Oil and Gas Industry's Effect on Variable Frequency Drives

Global oil and gas operating and capital expenditures have grown significantly from 2009-2013. Though these spending rates are expected to be lower moving forward, the demand for industrial automation is expected to remain strong. Here's why.

In 2014, oil and gas spending growth rates are slowing across the industry's subsectors (upstream, midstream, downstream, offshore, and liquefied natural gas [LNG]). IHS predicts this will persist through 2018 and will result in a shift in growth leadership away from the upstream and midstream subsectors towards the downstream, offshore and LNG subsectors. Although spend growth rates are predicted to be lower, they will provide a sustainable source of demand for industrial automation products, in particular for low-voltage (LV) and medium voltage (MV) drives.

As unconventional oil and gas upstream activity set the onshore subsectors in motion, a recent slowdown in upstream activity is predicted to result in slower growth rates from 2014 to 2016 as midstream-dependent pipelay capex declines. Onshore pipelay, as shown in Figure 1, represents forecast capital oil and gas expenditure and may augur a slowdown in 2015 and 2016. Upstream activity in North America has slowed primarily because gas prices have remained below $5 per MMBtu for several years now; the price of natural gas in North America (Henry Hub Pricing) went from $10 per MMBtu to around $4 per MMBtu as natural gas production increased (see Figure 2). With fewer higher price LNG export destinations, natural gas drilling activity in North America has declined and shifted towards exploration for oil and natural gas deposits rich in natural gas liquids (NGLs), while many other types of wells are being plugged up and closed.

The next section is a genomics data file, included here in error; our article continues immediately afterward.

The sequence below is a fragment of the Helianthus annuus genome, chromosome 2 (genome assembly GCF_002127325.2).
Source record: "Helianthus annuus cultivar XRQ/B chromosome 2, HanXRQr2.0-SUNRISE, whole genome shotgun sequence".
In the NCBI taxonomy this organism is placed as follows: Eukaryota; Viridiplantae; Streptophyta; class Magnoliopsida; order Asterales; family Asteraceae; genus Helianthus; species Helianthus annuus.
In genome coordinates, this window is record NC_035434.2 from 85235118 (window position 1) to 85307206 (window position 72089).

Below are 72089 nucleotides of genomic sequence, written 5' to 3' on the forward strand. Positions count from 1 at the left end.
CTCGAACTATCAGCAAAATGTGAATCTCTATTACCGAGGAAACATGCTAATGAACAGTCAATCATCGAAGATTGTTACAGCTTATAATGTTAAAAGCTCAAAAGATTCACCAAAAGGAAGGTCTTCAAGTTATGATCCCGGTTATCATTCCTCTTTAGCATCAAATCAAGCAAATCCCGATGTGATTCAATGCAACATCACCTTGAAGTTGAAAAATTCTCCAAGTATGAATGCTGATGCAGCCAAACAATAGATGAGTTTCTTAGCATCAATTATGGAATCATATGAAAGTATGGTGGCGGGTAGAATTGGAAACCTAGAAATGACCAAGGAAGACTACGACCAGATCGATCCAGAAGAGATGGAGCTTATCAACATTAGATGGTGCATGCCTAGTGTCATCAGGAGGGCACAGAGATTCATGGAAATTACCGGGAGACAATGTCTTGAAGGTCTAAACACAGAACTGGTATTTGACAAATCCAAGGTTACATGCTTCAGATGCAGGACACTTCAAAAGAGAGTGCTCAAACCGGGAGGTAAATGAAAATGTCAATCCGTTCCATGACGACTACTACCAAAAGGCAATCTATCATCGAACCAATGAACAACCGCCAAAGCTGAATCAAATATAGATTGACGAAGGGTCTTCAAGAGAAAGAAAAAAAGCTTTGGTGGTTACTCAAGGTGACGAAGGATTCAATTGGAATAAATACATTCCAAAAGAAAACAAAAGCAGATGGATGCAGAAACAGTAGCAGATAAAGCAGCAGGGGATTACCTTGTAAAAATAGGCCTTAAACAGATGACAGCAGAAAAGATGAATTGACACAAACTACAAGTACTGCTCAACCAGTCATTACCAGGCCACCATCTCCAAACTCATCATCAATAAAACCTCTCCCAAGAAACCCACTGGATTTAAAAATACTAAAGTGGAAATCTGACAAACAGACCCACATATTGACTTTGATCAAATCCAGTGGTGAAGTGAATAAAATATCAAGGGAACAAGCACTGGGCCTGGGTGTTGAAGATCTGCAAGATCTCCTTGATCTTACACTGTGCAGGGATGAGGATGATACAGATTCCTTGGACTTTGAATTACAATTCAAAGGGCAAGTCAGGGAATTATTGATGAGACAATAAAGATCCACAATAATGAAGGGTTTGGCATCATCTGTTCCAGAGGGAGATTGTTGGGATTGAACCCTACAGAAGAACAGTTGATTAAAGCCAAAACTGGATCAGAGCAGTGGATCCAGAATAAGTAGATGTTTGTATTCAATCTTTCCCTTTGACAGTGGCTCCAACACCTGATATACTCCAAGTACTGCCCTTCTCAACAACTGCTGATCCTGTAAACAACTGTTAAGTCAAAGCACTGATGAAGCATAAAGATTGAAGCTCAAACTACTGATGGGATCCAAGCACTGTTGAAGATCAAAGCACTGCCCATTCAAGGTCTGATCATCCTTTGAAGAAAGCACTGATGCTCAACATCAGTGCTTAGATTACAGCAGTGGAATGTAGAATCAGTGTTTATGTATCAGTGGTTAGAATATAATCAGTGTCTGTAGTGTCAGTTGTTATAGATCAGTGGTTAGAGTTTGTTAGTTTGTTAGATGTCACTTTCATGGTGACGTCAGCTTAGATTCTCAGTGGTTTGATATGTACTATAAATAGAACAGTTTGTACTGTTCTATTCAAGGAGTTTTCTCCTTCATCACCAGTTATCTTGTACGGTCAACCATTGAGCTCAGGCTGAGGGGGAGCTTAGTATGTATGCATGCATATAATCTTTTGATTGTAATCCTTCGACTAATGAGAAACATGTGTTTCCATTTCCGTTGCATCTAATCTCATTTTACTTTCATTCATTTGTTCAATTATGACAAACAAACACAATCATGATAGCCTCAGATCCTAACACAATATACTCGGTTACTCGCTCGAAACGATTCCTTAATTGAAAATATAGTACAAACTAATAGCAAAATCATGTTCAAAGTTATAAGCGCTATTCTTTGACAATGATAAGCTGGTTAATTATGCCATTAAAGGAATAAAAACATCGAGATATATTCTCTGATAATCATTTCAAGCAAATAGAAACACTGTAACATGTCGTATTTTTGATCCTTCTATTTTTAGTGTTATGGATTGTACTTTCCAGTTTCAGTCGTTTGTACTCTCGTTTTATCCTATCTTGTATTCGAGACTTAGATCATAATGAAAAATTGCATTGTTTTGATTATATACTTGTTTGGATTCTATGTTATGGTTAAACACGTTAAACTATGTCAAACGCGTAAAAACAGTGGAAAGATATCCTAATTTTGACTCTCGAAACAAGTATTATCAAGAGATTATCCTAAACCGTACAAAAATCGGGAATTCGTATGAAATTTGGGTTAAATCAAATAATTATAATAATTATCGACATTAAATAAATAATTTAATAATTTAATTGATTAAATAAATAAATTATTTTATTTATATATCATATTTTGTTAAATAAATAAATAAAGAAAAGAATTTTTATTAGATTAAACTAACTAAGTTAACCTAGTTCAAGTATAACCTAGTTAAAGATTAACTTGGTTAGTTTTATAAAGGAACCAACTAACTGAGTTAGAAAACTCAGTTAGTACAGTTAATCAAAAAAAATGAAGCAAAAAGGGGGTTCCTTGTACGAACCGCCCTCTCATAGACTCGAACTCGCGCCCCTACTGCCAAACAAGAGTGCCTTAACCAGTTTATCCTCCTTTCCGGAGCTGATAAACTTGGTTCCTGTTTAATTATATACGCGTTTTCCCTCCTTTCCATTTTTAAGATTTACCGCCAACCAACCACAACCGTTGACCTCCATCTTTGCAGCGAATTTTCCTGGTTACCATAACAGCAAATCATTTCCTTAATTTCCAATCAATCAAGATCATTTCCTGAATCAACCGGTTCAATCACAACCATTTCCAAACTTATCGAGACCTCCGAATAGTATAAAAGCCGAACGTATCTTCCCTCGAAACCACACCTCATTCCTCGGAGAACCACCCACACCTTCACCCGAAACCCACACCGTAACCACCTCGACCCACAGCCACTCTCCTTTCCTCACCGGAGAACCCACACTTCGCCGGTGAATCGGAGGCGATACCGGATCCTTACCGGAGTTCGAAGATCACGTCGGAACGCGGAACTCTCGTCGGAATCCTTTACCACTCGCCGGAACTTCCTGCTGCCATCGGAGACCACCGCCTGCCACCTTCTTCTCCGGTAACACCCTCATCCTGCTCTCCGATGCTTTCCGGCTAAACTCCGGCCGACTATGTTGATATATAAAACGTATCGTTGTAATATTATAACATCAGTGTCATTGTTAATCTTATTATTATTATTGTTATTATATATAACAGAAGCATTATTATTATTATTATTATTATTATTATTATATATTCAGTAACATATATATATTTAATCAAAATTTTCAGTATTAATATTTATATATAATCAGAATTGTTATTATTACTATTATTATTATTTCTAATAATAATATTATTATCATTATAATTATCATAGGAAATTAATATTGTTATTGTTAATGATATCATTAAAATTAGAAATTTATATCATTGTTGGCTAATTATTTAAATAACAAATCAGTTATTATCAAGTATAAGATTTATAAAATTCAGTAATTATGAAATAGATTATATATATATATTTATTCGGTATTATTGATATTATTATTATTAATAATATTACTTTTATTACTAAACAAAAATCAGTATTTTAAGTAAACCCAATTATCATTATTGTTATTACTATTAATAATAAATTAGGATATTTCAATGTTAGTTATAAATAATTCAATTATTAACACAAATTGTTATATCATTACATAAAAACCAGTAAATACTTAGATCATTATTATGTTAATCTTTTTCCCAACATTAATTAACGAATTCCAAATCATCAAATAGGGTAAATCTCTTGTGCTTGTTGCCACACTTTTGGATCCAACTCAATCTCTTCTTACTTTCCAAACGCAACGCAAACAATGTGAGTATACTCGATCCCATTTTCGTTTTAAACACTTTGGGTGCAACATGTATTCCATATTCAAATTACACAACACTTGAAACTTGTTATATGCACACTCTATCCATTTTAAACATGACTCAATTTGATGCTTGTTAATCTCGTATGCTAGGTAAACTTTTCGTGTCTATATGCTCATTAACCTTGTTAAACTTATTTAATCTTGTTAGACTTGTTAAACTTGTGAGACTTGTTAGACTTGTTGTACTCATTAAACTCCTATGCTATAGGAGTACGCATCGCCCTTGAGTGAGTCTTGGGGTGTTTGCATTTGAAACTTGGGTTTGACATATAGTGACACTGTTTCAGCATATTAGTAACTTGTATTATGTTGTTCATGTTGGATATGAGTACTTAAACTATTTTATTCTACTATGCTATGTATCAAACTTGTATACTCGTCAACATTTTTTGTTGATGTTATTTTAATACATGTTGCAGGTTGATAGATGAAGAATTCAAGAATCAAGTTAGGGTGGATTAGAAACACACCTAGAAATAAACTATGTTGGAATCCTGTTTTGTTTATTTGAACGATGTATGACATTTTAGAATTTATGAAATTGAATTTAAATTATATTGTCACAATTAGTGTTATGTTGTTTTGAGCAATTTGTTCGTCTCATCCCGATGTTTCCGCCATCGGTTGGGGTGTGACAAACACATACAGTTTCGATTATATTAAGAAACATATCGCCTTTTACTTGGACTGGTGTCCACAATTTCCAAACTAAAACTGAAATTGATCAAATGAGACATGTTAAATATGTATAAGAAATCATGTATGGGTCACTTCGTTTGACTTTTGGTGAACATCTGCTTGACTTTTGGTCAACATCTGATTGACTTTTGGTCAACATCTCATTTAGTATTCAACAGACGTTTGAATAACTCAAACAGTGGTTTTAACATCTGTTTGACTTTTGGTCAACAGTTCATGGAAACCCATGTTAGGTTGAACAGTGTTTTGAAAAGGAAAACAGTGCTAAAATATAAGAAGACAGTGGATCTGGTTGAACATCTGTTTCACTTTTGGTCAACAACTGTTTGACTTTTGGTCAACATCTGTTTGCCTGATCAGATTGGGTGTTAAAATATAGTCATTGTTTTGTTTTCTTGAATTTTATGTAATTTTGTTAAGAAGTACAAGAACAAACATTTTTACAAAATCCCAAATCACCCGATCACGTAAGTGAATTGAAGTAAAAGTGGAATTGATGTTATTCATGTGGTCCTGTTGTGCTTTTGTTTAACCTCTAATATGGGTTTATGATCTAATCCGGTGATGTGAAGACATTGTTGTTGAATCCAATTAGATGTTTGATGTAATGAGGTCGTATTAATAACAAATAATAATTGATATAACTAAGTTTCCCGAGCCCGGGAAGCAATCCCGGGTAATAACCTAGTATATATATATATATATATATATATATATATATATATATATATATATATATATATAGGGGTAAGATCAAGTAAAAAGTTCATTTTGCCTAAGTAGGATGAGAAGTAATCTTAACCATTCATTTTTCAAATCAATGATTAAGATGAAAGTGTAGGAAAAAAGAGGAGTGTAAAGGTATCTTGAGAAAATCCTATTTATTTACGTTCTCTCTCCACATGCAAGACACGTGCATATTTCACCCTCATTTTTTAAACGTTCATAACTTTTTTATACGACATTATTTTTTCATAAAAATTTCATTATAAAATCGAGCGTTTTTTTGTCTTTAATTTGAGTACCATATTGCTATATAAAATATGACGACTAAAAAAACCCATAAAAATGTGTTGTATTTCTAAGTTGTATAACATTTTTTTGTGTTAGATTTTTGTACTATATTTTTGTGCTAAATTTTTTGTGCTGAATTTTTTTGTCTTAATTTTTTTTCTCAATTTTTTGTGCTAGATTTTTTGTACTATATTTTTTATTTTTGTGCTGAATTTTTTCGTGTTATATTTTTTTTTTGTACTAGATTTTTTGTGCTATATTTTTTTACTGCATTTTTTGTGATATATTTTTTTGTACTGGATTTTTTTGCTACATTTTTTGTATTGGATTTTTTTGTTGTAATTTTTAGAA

The United States’ ambiguous stance on exports of LNG to countries without a free trade agreement (FTA) and the long approval process are limiting upstream activity due to their indirect effect on a much lower domestic natural gas price. The combined approval process for the Department of Energy (DOE) and Federal Energy Regulatory Commission (FERC) to export to non-FTA countries took more than 700 days for several completed LNG projects. LNG projects for FTA countries take about a month, with five additional FTA countries planning to add import capacity: Colombia, Panama, Bahrain, Jordan, and Morocco. Future approvals are important for further LNG and oil and gas investment because non-FTA countries are estimated to have imported 78% of LNG volume in 2013, according to IHS Energy. By obtaining access to higher-priced natural gas markets outside of the United States, more upstream plays are profitable and investment may increase dramatically.

According to dedicated research on the oil and gas markets for LV and MV motor drives, more than $1 billion of motor drives were sold into the oil and gas industry in 2013. The subsector shift in spending discussed above will have varied effects for the LV and MV drives by subsector. LV drives are used where space is at a premium in upstream applications, such as on hydraulic fracturing skids and offshore on rigs and FPSOs. MV drives are used more for high voltage and power applications in midstream and LNG subsectors, such as for natural gas compression and liquefaction but also for larger pumps. Since more than half of the revenues for MV drives came from the midstream subsector in 2013, a slowdown will affect MV drives more than LV drives (which are sold more evenly across subsectors). Strength in offshore oil and gas will result in more LV drive demand relative to MV drives.

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